personal value ct size size size
information size
20.9 6.5 14.2 (Sig./ 4.6 14.3 4.6 15.7 5.7
0.01 Level) (Sig) (sig)
2-Expressing future 20.1 6.6 12.9 4.22 16.4 5.3 18.4 6
intentions
3-Giving directions 24 7.8 19.7 6.4 15.5 5.1 16.3 5.3
4-Giving advice & 18.7 6.1 14.4 4.7 14.1 4.6 16.1 5.2
suggestions
5-Narrating a story 21.6 6.8 14.2 4.5 14.3 4.5 17.5 5.7
6-Discussing opinion 18.9 6 14.2 4.5 13.5 4.3 15 4.8
7- Describing 24 7.6 16.6 5.3 20.8 6.7 13.5 4.3
8. Social situations 18.8 6.1 13.9 4.5 13.6 4.4 16.2 4.3

Table (22) confirms the above results as it shows that there are statistically
significant differences at 0.01 level between the mean scores of the experimental
group on the pretest and the post- test in overall grammatical competence and its
sub-skills in each genre in favor of the posttest.
Moreover, all the effect sizes were very large. The largest effect size in
overall grammatical competence was in terms of "giving directions" genre (7.8). In
particular, the largest effect size on grammar occurred in the genre of "giving
directions" (6.4). As for pronunciation, the largest effect size occurred in the genre
of "description"(6.7). As far as vocabulary is concerned, the largest effect size was
in "expressing future intentions"(6).
In addition, to determine the relative extent of change fostered by the
implementation of the proposed program from the pre- test till the post- test for the
experimental group in overall discourse competence as well as in its sub-skills, a
t- test for paired samples was used. The following table shows the existence of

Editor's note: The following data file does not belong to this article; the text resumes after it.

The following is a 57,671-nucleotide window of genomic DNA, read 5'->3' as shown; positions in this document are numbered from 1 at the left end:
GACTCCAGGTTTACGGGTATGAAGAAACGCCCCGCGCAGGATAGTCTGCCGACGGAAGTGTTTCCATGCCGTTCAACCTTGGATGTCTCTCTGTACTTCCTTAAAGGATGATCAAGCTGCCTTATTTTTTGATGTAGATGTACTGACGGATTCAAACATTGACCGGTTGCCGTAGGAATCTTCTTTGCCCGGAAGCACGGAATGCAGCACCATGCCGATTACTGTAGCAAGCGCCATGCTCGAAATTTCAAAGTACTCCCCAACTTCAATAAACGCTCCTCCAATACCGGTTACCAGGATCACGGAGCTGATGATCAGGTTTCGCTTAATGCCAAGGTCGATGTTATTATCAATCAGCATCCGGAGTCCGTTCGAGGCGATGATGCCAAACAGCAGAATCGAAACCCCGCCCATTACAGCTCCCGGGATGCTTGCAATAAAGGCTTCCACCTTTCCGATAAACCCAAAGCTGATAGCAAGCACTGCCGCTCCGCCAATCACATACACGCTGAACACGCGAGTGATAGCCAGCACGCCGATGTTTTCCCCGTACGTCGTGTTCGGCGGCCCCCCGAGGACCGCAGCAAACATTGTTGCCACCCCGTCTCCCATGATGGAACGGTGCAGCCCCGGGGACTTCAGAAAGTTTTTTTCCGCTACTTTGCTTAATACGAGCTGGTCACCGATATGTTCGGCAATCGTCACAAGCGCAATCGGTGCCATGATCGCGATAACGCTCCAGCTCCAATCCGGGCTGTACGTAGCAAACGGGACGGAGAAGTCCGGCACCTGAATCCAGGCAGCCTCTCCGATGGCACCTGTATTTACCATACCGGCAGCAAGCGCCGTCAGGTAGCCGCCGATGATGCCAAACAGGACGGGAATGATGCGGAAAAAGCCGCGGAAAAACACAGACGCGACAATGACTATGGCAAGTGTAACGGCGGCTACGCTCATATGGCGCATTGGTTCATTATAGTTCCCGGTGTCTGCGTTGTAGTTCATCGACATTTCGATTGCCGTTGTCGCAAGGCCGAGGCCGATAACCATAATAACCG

statistically significant differences at 0.01 level.

211
Table (23)
T- test results comparing the pre- test vs. the post- test mean scores for the
experimental group in overall discourse competence and its subskills.
Skills Exp. Group Pre- Exp. Group D.F. T Significa Effe
test Post- test value nce ct
M S.D. M S.D. Level Size
Overall discourse 3.8 1.1 7.8 1.2 37 26.7 Significan 8.7
competence t at 0.01 Very
Level Large

1. Organizing discourse 1.9 0.60 4.2 0.69 37 26.7 Sig / 0.01 8.7
coherently and Level Very
cohesively Large
2. Managing 1.8 0.52 4.2 0.68 37 27.3 Sig./ 0.01 8.9
conversation effectively Level Very
Large

Table (23) shows that there is a statistically significant difference at 0.01


level between the mean scores of the experimental group on the pretest and the post
test in favour of the post- test in overall discourse competence (t value =26. 7). In
addition, the effect size value (8.7) reveals that the proposed program had a very
large effect on the experimental group students’ overall discourse competence as
compared to their overall discourse competence on the pre- test.
The above table shows that the estimated t- values: (26.7), and (27.3) for the
above discourse competence sub- skills were statistically significant at 0.01 level in
favour of the post- test. Moreover, the effect size values (8.7) and (8.9) for the first
and second sub- skills respectively reveals that the proposed program had a very
large effect on nearly all the experimental group students’ discourse competence
sub- skills on the post- test as compared to the pre- test.
This improvement can be illustrated by the following figure:
8
7
6
5
4
3 pretest
2 posttest
1
0
overall coherence& m anaging
discourse cohesion conversation

Figure (11)
The mean scores of the experimental group on the pretest vs. the posttest in
overall discourse competence and its subskills.

212
To examine the difference in the experimental group students' performance
on the pretest and the posttest in overall discourse competence and its subskills in
terms of different genres/ macro functions, a t- test for paired samples was
calculated. See table (24).
Table (24)